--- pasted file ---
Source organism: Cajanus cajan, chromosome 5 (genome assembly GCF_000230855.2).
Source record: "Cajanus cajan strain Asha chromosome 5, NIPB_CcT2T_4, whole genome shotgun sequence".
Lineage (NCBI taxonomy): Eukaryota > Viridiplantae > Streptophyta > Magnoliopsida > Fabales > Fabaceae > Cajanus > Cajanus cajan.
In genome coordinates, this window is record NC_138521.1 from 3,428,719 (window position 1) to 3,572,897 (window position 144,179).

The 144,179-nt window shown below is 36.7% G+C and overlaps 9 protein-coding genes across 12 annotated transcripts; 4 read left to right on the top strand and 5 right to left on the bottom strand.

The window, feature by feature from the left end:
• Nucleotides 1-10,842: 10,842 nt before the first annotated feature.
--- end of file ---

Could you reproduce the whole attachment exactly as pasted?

Source organism: Cajanus cajan, chromosome 5 (genome assembly GCF_000230855.2).
Source record: "Cajanus cajan strain Asha chromosome 5, NIPB_CcT2T_4, whole genome shotgun sequence".
Lineage (NCBI taxonomy): Eukaryota > Viridiplantae > Streptophyta > Magnoliopsida > Fabales > Fabaceae > Cajanus > Cajanus cajan.
In genome coordinates, this window is record NC_138521.1 from 3,428,719 (window position 1) to 3,572,897 (window position 144,179).

The 144,179-nt window shown below is 36.7% G+C and overlaps 9 protein-coding genes across 12 annotated transcripts; 4 read left to right on the top strand and 5 right to left on the bottom strand.

The window, feature by feature from the left end:
• Nucleotides 1-10,842: 10,842 nt before the first annotated feature.